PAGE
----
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Various dictionary gives examples such as "a change of plan" and "a change of address". So should the noun that follows the phrase "a change of" be in the uncountable form?

For example, should one say "There was a change of the gallery's content from traditional paintings to contemporary paintings" rather than "there was a change of the gallery's contents from traditional paintings to contemporary paintings"?

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lifelong learnerVarious dictionary gives examples such as "a change of plan" and "a change of address". So should the noun that follows the phrase "a change of" be in the uncountable form?

There are many fixed expressions in which 'a change of' is followed by a singular noun.

a change of ____
pace, heart, course, scenery, direction, attitude, venue, strategy

However, there is no rule that says you can't use a plural:

Some airlines fly from Los Angeles to Hilo with a change of planes in Honolulu.
Proper walking gear, a change of clothes, maps and a compass are all essential.
A change of plans will leave you dealing with matters you aren't prepared for.

CJ

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lifelong learnerVarious dictionary gives examples such as "a change of plan" and "a change of address". So should the noun that follows the phrase "a change of" be in the uncountable form?

No. They are singular because you only have one address at a time for our purposes, and one plan that is changed. You do hear it the other way from native speakers with a tin ear.

lifelong learnerFor example, should one say "There was a change of the gallery's content from traditional paintings to contemporary paintings" rather than "there was a change of the gallery's contents from traditional paintings to contemporary paintings"?

Your example is not the same thing. The expression is "change of noun". It would have to be "There was a change of content at the gallery …." "Content" and "contents" are two different things. A gallery's contents are everything inside it, right down to the janitor's broom. Its content is all its art and the import of it all.

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anonymousThey are singular because you only have one address at a time for our purposes, and one plan that is changed

Then why is an article omitted before "address"?

Also, can you then use "a change of" for singular nouns only? What if the replacement involves more than one thing (i.e., a set of things)? For example, do you still have to say "a change of painting from traditional to contemporary ones" instead of "a change of paintings from..."?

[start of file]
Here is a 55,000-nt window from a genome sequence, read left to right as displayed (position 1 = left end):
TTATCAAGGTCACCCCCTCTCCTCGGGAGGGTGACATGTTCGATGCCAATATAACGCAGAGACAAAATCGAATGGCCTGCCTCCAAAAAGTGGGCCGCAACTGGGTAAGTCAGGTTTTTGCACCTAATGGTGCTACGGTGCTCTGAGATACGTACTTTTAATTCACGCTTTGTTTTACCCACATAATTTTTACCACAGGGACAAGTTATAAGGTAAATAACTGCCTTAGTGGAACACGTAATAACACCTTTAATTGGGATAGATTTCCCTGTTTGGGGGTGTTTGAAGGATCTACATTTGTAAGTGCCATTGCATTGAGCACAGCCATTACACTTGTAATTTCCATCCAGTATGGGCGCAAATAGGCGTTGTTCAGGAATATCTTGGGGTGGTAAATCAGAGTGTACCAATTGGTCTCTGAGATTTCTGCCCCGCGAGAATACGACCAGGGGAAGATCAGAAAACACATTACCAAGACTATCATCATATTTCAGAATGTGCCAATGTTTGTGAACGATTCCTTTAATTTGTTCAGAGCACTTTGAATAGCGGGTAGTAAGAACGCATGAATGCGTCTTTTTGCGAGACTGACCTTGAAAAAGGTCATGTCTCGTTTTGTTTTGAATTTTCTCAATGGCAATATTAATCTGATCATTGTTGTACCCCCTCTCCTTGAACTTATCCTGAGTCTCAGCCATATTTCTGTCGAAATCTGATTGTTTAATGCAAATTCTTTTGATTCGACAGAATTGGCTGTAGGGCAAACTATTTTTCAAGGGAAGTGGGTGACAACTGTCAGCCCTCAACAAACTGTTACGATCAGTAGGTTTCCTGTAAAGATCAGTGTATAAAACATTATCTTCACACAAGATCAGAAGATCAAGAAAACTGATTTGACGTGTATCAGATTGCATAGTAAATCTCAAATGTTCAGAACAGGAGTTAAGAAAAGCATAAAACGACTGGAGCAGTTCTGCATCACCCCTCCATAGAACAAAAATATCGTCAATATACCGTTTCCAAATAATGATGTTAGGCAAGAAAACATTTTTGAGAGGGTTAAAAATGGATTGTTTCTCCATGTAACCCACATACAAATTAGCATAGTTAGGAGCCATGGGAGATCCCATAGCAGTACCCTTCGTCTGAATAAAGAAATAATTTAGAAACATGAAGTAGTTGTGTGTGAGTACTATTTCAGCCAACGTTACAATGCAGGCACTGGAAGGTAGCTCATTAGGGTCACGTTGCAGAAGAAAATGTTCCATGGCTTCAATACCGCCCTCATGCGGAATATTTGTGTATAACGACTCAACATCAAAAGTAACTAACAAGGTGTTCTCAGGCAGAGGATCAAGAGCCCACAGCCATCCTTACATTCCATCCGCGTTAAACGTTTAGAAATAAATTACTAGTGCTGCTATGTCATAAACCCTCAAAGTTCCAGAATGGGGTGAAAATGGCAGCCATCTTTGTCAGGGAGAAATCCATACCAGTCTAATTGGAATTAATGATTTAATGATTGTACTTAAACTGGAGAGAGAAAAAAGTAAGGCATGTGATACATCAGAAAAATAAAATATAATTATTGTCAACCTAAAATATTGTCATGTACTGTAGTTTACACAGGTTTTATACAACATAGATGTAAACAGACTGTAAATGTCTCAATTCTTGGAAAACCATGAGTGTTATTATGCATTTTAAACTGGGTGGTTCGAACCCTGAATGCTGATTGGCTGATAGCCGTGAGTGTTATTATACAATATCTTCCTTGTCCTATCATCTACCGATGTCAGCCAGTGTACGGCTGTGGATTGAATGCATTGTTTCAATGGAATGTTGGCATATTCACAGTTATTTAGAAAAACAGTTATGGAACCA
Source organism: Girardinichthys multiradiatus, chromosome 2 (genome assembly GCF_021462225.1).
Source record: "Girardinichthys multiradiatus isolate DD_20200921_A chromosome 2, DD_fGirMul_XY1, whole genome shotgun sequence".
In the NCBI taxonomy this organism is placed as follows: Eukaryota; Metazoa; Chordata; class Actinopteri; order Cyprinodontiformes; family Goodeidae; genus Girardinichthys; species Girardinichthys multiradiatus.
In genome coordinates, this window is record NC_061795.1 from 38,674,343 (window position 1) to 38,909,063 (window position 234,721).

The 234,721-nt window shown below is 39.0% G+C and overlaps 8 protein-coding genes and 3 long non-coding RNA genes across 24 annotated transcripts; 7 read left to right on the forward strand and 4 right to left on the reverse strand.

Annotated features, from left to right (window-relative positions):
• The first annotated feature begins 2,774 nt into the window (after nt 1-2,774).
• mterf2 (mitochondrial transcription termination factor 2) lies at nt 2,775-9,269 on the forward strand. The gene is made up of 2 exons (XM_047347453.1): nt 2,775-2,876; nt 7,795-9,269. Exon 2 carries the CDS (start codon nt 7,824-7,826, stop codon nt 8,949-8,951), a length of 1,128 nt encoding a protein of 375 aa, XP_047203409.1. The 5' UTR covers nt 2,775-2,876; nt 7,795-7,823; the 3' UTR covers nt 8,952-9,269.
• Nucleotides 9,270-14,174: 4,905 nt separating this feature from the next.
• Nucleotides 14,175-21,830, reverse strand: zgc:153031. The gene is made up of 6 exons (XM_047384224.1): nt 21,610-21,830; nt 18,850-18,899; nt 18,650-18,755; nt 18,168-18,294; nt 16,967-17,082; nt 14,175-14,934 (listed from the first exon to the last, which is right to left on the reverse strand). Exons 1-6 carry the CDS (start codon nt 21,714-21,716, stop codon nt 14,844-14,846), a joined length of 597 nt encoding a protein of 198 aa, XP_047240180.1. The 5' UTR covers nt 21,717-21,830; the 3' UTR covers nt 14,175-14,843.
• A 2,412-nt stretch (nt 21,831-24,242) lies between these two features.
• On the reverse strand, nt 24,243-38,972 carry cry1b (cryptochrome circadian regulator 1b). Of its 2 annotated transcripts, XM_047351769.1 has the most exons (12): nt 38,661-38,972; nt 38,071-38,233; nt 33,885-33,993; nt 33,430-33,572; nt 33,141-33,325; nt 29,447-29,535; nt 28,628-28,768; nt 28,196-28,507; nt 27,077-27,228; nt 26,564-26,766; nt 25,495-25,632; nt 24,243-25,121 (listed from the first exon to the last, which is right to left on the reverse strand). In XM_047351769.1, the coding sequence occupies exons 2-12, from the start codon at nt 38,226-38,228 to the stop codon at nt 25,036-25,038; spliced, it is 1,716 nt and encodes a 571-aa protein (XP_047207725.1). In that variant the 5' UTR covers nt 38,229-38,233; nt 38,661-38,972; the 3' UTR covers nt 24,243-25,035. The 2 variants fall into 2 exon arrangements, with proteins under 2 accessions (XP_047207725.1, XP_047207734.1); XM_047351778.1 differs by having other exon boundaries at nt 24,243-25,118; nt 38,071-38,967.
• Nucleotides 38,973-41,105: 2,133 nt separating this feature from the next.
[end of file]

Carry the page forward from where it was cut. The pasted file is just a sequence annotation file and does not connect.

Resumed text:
lifelong learnerThen why is an article omitted before "address"?

And "plan", too. Good question. I don't know. That's just the way we put it. I do know that they are not uncountable. You can have a change of heart, and uncountable heart is fellow-feeling or courage, which is not what is meant. You can have a change of venue. I can't imagine what uncountable venue might be, but even if there was, you would not mean that you had a change of the abstract concept of venue. The venue in question was changed from the one venue to some other.

For that matter, what could uncountable address or plan be? Not every noun has both forms. But that is just me trying to explain it. It is patently a singular noun in the expression.

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lifelong learnerAlso, can you then use "a change of" for singular nouns only?

Now that you mention it, I guess so. Mind you, we are talking about a fixed expression, not about every possible occurrence of "change of".

lifelong learnerdo you still have to say "a change of painting from traditional to contemporary ones" instead of "a change of paintings from..."?

The expression does not work there because the thing is plural. You are not changing one painting the way you change one address or one plan. But this is tricky because "painting" is a ready-made uncountable. You would have to say something like "a change of direction from past to future, hanging more and more contemporary paintings and fewer traditional ones."

I hope I'm helping, but I get the feeling I'm failing to get to the bottom of this.

If the noun that follows is plural, then can you say "changes of (some plural noun) from .... to ....."?

 CalifJim's reply was promoted to an answer.
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If the kind of change is specified by the phrase "from A to B", then does the article before "change" become "the"? e.g., "the consequences of a/the change of communication tools from landline to mobile telephones?"

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